Am I allowed to publish my research data at all?

Many funders demand publication of the research data as a prerequisite for project funding. Publication may be prevented, for example, by contractual regulations in cooperation with industrial partners or data privacy reasons for research data based on personal information of interview participants and alike. If you are unsure about the scope or conditions under which you may publish your research data, we will be happy to advise you.

What is checked before publication?

The research groups themselves are responsible for checking the content. Collection administrators can set up the user group "Controllers" for this purpose. The users appointed in this user group will then check the submissions. A check for formal aspects (e.g. dead links, links with ORCID etc.) is carried out by the ULB.

Does an additional publication contract have to be concluded?

No, an additional publishing contract is not necessary. According to the User Agreement, you give us the order to publish your data by submitting it to a public collection or by setting the access rights to your data such that it is publicly visible.

Can the data be published with a blocking period (Embargo)?

No. But administrators can adjust the read permissions for records at any time.

How long is the data kept?

The data will be kept for at least 10 years in accordance with the DFG Code of Good Scientific Practice. Published data records should not be deleted. Detailed regulations on what happens after the 10 years are still being worked on at the TU Darmstadt.

May I publish data elsewhere?

Yes. By agreeing to the user agreement, you grant TU Darmstadt only non-exclusive usage rights. This gives you complete freedom in handling your data and does not prevent you from storing or publishing it elsewhere.


Do I need a license?

If a dataset is to be published in TUdatalib, it should be provided with an appropriate license. A license regulates the rights and obligations in case of potential subsequent use by third parties. In TUdatalib you can choose from many different standard licenses or alternatively, you can link your own license text. If you do not issue a license, a note on general copyright protection will be displayed.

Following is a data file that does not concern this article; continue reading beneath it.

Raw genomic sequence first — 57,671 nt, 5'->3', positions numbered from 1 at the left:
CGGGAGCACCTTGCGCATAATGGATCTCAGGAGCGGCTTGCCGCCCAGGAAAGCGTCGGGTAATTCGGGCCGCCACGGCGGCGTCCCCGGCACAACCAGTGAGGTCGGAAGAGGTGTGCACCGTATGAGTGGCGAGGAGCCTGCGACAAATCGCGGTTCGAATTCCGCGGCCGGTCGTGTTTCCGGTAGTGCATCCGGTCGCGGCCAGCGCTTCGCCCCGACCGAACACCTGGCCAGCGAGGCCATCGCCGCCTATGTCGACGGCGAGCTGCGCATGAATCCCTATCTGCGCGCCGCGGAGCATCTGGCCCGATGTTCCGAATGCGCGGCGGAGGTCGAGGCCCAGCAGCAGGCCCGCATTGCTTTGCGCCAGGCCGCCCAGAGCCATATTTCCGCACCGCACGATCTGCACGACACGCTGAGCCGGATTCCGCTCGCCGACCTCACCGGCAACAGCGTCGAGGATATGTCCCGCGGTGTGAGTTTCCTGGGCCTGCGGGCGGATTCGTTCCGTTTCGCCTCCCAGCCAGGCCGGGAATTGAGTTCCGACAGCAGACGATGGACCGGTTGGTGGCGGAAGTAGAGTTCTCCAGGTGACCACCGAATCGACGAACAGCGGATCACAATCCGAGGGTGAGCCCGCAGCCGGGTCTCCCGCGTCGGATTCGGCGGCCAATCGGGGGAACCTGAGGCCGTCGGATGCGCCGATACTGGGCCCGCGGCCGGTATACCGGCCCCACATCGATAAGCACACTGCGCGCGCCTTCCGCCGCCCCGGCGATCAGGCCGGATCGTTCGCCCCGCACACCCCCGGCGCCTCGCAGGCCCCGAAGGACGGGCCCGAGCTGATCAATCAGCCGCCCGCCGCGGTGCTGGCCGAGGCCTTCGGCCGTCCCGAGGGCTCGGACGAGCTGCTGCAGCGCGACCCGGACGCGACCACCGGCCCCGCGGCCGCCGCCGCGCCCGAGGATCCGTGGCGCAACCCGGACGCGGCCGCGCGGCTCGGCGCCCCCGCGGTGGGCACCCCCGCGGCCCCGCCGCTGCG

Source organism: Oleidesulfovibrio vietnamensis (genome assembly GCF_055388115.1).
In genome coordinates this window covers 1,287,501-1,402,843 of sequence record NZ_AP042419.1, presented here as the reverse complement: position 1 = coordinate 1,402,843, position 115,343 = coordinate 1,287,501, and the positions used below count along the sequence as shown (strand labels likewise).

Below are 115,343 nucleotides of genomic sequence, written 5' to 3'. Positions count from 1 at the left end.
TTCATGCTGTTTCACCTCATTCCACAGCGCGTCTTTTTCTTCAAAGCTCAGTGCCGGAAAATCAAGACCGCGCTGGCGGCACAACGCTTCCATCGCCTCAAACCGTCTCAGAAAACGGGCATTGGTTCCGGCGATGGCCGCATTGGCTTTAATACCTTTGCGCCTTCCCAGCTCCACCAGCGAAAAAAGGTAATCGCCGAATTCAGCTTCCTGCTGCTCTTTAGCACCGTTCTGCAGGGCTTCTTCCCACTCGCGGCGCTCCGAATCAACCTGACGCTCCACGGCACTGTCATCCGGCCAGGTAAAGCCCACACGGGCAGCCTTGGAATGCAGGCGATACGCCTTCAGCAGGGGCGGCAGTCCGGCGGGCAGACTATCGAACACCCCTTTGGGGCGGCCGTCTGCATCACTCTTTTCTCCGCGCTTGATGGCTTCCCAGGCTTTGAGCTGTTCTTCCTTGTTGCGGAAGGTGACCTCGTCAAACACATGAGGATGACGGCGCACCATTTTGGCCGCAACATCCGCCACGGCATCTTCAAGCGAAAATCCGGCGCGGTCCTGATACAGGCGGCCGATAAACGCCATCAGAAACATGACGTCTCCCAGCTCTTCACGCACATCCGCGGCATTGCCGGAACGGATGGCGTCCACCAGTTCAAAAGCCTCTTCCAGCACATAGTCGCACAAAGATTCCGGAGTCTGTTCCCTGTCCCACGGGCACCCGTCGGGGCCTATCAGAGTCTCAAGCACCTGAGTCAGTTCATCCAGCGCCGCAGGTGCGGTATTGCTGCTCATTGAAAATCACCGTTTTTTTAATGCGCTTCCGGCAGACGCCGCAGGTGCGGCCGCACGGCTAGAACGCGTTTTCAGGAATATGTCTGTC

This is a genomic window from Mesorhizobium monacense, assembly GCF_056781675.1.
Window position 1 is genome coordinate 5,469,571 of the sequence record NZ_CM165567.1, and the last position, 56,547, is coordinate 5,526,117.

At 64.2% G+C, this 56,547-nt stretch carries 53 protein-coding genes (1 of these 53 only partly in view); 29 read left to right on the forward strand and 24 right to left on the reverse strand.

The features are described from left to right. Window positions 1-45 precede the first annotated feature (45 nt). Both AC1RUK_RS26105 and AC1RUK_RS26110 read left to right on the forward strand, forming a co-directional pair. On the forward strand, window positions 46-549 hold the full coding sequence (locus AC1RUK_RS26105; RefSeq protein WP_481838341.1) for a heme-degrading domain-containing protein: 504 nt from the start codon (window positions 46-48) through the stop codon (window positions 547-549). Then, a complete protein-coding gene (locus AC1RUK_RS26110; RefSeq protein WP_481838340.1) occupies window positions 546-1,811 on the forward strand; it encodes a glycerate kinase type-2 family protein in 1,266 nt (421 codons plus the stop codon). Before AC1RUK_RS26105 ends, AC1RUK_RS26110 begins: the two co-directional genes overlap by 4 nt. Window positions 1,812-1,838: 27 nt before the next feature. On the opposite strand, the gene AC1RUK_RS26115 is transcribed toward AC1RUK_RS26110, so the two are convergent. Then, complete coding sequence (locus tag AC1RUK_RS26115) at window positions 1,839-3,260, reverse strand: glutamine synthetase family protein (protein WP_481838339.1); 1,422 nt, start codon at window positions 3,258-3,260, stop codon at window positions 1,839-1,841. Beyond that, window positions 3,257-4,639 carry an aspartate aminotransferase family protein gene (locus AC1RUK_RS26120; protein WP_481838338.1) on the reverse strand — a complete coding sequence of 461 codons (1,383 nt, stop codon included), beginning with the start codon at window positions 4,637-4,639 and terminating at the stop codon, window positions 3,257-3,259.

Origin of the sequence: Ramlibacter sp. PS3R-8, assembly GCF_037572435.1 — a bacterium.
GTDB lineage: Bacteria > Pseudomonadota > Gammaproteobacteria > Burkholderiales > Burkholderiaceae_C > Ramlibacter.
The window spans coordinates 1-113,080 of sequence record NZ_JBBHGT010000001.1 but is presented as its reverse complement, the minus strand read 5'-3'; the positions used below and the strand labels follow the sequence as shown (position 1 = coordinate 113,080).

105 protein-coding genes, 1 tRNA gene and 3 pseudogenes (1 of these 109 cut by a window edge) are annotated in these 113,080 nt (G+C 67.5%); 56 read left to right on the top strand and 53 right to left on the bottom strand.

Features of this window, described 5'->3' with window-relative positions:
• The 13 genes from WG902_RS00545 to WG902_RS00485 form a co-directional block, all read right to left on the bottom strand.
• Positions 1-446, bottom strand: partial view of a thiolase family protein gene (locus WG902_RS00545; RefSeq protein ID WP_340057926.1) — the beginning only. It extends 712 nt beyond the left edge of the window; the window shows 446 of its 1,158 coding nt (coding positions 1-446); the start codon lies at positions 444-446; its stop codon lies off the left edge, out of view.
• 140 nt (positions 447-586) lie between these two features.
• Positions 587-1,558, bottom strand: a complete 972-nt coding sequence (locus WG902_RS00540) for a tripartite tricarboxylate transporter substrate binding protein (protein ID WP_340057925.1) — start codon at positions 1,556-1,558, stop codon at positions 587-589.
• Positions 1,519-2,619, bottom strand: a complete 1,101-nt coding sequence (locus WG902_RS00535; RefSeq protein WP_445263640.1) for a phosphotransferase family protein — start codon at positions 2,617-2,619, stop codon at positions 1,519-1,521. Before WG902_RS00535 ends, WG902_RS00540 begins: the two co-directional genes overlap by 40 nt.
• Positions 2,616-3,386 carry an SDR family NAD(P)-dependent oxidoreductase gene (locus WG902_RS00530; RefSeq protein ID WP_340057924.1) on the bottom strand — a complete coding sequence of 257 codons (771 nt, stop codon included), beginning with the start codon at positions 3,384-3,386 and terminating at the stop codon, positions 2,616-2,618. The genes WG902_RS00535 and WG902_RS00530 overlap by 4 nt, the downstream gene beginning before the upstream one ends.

Which license is suitable for my data?

The basic rule is: as open as possible, as closed as necessary. Evaluate your data: Do parts of it need special protection, for example sensitive data, commercially usable data, or data from cooperations for which contractual arrangements have been made? Release your data for subsequent use as far as this is possible.
You can obtain further information on licenses, for example, at

If you have a special need for advice, please contact us.

What happens if I publish my data without a license?

If you do not grant a license, any subsequent use of your data is only regulated by the general copyright protection, which leaves many questions unanswered. Your data can then only be used by other researchers to a very limited extent or only after consultation with you.

Accessing datasets

How can I access a restricted dataset?

Datasets whose metadata can be freely viewed can be found by unauthorised users, even if all or individual files are not accessible to the general public. In TUdatalib you have the possibility to request access to the files. This access request will be sent to the community administrator responsible by email. If desired, he can add you to the authorization group after you have logged in to TUdatalib. Alternatively, he sends a temporarily valid download link for the files.

How can I give unknown persons access to non-published data, e.g. in the context of peer review?

In this case, there are basically two procedures available

  • Admins can create access links via tokens for non-public data sets in the collections they manage. These are valid for 30 days and can be extended by request to the TUdata team if necessary. See documentation for details.
  • The TUdata Team can configure anonymous accounts for you to access the relevant data. Please feel free to contact us about this.